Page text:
Marijuana’s effects on driving skills, particularly when used by drivers involved in auto accidents, including fatal ones, is an emerging issue in traffic safety. New studies that examine the potential road safety ramifications of the drug’s use were released to identify attitudes toward traffic safety.
Cannabis Culture Survey
Two-thirds of Americans that are not marijuana users think it’s unsafe to drive high. However, cannabis users are more likely to think it’s safe to drive stoned, according to a recent survey from PSB Research, Civilized Media, BCW and Buzz Feed News (https://www.documentcloud.org/documents/5956725-Cannabis-Culture-Poll-TOPLINE-April-2019-4-19-19.html.) Marijuana users are also far more comfortable when in the passenger seat of a vehicle driven by someone high on cannabis.
The survey, conducted this spring, found that:
– 27% of the people interviewed identified as a current cannabis consumer
– 48% of current cannabis users think it’s safe to drive on cannabis (with 17% of users saying it’s “very safe” and 31% saying it is “somewhat safe”)
– A slightly smaller number of users, 46%, disagreed
– 6% of users said they didn’t know
– Three-quarters of nonusers in the US thought driving under the influence of cannabis is unsafe
– Just 14% of nonusers believed it was safe to drive high
– 11% of nonusers said they didn’t know
The survey also asked about people’s perceptions of being a passenger in a vehicle where the driver is high. Seventy-four percent of respondents said they were “very uncomfortable” or “somewhat uncomfortable” and only sixteen percent of nonusers said they’d be comfortable with their driver being stoned. But then again, many marijuana users think otherwise. Fifty-six percent of users said they’d be comfortable being a passenger in a car driven by someone who was under the influence of marijuana.
Traffic Safety Culture Survey
Another new poll, released by the AAA Foundation for Traffic Safety, found that most Americans don’t think they will get arrested for driving high. 70 percent of respondents interviewed said that it’s not probable that a driver will get caught and arrested for driving while high on cannabis. Another estimated 14.8 million respondents reported driving within one hour after using cannabis.
The information in this survey examines the responses of drivers aged 16 and upward who reported driving a motor vehicle in the past 30 days. 7% of the participants said they approved of driving under the influence of cannabis. A smaller percentage of the study participants approved of other dangerous behaviors: only 1.6% approved of alcohol-impaired driving, 1.7% approved of drowsy driving and 3% approved of prescription drug-impaired driving.
Critics of legalization have warned that allowing marijuana use and sales will lead to more people driving while high and to more crashes. To date, 11 states and Washington DC have legalized recreational marijuana and according to studies that examined data reported to insurers and police, crashes are up in some of these states compared to neighboring states that haven’t legalized the drug (https://www.iihs.org/news/detail/crashes-rise-in-first-states-to-begin-legalized-retail-sales-of-recreational-marijuana.)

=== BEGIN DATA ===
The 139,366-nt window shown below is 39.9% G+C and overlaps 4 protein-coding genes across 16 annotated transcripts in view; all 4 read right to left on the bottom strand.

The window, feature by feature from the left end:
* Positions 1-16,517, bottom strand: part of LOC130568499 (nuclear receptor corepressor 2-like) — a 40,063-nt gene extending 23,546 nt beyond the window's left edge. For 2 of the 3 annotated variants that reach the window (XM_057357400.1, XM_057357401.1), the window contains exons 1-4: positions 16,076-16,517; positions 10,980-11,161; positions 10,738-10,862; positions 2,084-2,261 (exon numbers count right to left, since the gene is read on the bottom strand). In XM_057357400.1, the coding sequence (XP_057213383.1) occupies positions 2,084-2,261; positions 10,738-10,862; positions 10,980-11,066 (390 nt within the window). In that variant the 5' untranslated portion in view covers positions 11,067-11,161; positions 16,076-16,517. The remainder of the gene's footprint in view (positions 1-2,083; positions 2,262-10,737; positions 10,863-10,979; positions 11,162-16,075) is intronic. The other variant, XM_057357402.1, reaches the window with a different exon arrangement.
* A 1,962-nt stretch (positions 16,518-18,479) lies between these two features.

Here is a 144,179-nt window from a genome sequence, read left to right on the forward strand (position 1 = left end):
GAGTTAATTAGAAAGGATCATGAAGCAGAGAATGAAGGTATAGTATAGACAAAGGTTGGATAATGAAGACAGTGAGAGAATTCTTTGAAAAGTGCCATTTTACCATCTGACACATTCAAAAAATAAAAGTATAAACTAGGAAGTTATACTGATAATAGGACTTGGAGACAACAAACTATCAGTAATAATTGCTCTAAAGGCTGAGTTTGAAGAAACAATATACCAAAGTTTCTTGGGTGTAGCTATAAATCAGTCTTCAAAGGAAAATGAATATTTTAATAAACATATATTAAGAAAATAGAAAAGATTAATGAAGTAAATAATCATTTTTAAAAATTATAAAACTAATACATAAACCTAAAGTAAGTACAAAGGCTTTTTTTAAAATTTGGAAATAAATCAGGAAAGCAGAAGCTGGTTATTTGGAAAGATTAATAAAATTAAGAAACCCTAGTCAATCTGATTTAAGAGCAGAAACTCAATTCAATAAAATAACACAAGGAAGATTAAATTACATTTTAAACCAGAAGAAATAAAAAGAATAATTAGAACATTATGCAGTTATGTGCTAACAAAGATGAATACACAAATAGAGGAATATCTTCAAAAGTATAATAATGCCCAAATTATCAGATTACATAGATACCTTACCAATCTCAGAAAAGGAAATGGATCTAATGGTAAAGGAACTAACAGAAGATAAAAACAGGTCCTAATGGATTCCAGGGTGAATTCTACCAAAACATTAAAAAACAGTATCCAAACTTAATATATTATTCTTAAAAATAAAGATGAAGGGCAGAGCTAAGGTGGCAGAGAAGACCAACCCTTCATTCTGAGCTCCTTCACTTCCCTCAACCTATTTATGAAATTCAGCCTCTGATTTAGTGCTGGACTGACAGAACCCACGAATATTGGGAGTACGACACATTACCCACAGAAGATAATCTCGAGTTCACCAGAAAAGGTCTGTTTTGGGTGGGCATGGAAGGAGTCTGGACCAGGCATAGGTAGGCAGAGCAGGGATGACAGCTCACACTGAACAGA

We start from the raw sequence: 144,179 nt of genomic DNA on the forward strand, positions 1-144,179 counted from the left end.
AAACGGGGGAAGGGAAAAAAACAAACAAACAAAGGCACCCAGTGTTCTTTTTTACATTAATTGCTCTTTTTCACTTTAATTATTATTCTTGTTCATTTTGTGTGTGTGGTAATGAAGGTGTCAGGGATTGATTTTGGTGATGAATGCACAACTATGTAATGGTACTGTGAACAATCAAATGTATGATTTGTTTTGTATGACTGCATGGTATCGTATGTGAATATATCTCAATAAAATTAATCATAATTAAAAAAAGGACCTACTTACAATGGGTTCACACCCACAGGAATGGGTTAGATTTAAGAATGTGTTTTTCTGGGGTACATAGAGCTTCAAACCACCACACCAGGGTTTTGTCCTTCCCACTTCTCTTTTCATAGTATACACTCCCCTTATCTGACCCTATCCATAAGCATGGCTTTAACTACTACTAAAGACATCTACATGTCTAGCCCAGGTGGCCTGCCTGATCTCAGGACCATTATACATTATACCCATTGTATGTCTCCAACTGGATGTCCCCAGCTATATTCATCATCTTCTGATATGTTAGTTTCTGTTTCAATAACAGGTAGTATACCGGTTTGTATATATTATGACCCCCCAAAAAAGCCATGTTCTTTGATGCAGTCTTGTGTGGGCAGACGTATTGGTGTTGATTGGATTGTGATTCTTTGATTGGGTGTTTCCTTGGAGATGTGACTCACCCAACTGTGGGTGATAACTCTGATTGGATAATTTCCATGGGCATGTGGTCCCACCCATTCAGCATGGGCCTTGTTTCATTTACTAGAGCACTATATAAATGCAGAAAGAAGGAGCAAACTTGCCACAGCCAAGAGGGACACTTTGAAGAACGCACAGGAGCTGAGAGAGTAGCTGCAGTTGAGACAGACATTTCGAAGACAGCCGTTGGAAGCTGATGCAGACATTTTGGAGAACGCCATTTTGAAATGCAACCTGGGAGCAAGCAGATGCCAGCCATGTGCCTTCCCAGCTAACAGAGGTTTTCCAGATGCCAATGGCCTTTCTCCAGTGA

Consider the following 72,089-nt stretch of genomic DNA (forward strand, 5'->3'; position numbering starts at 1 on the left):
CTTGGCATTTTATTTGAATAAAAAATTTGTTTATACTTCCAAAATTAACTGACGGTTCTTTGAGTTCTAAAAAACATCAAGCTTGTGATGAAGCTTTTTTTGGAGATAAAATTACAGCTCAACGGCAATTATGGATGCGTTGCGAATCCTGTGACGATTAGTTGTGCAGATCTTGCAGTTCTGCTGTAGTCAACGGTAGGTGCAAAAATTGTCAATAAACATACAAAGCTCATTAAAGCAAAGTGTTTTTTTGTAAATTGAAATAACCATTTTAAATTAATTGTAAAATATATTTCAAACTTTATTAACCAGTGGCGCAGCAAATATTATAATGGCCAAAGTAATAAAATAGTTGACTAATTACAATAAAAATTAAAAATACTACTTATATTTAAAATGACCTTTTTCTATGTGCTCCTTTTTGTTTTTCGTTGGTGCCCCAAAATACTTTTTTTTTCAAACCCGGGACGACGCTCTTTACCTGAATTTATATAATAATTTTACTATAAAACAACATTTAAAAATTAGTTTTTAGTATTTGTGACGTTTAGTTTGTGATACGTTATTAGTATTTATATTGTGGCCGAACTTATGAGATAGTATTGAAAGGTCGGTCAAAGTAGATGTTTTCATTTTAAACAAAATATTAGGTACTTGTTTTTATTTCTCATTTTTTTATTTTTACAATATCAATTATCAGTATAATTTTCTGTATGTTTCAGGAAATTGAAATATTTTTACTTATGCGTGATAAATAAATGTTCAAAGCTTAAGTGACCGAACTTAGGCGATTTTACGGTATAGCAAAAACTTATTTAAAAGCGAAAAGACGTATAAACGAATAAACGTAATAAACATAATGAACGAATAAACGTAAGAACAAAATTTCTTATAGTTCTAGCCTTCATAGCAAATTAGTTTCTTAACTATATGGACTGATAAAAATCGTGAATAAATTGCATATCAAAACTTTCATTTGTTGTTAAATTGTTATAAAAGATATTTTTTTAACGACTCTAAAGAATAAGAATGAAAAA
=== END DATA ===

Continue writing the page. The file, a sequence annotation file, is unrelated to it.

Science on driving while high is limited, but an elevated serum THC (the primary psychoactive component of marijuana) concentration suggests a greater likelihood of psycho-motor disturbance but undetectable serum concentrations do not rule out impairment (https://www.ncbi.nlm.nih.gov/pmc/articles/PMC4141931/.) According to the AAA Foundation, the impairing effect of cannabis is commonly experienced within the first one to four hours after using it and drivers who drive high are up to twice as likely to be involved in an accident. Other studies have concluded that smoking marijuana affects psycho-motor performance for at least 24 h post-consumption.
As more states explore legalizing recreational cannabis, drivers need to understand that just because a drug is legal does not mean it is safe to use while driving a car, and if they do get behind the wheel while impaired, they put themselves and others in danger. The AAA Foundation stresses that it’s important to avoid driving while impaired by marijuana to keep the roads safe and avoid arrest.
“Marijuana can significantly alter our judgment and reaction times. Yet, many users don’t consider cannabis-impaired driving as risky as driving drunk or distracted,” says Sean M. Cleary, personal injury lawyer. “It is important for motorists to understand that driving after recently using marijuana can put themselves and others at risk of serious accidents and injuries. And when injuries occur, the question of who is going to be liable for the claims of those people inevitably appears, so, I urge drivers to take caution when driving.”
-Written by Sean M. Cleary for the Arrive Alive Tour
About the author:
Sean M. Cleary is an accomplished personal injury attorney, founder and president of The Law Offices of Sean M. Cleary, who has obtained millions of dollars in compensation for victims of car accidents with verdicts and settlements throughout the state of Florida. His firm has been serving Miami FL and surrounding areas since 2005. Sean has also represented clients in wrongful death actions stemming from car accidents, truck accidents, drowning accidents or medical malpractice.